The fund’s duration was 7.4 years, close to the benchmark’s 7.2-year duration but well above the peer median of 6.4 years. The duration on the overall TIPS market decreased slightly over the last year; in September 2017, the fund and benchmark durations were 8.0 and 7.8 years, respectively.
Investors should also be familiar with the mechanics of TIPS. The principal value is adjusted up when inflation rises. The coupon rate is then calculated based on the larger principal amount, increasing the dollar value of the coupon payment. However, the reverse is also true: When inflation falls, so does the principal value of the bond and the dollar value of the coupon payment (though a deflation floor prevents the fund’s principal from falling below par value at maturity).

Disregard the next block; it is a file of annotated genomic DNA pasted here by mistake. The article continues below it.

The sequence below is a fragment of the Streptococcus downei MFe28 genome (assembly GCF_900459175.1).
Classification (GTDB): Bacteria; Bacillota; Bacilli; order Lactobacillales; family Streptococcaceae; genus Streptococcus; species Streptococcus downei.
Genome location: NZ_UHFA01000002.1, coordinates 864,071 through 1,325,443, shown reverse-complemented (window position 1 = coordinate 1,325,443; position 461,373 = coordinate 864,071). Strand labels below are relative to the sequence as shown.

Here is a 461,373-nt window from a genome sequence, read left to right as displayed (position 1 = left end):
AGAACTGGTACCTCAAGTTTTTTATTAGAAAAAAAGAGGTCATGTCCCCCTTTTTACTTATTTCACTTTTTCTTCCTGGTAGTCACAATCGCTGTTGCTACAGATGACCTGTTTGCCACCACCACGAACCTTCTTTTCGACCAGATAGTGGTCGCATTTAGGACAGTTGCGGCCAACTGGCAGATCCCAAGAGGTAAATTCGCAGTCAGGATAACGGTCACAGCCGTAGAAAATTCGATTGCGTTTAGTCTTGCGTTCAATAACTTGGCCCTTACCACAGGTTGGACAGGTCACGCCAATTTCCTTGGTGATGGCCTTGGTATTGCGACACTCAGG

Performance Pillar: Positive | Brian Moriarty 11/01/2018
Strong long-term performance continues to earn this fund a Positive Performance Pillar rating.
From September 2011 (the first full month of Gemma Wright-Casparius’ tenure) through September 2018, the fund’s 1.3% annualized return landed in the top quartile of distinct inflation-protected bond fund peers. Rock-bottom fees provide a lower performance hurdle than many peers, and subsequently, the fund remains competitive even with a more hemmed-in risk budget than many peers over time.
The fund’s long duration compared with peers (7.4 years versus 6.4 years) will have an impact on its relative performance during interest-rate sell-offs. For example, the fund’s 8.8% loss between May and August 2013 (the taper tantrum) lagged 80% of peers. More recently, it lagged 70% of peers between August and December 2016, when rates rose during the U.S. election season. That dynamic can be amplified by peers’ tendency to hold inflation hedges like REITs, high-yield bonds, and commodities, which are less sensitive to rates than TIPS.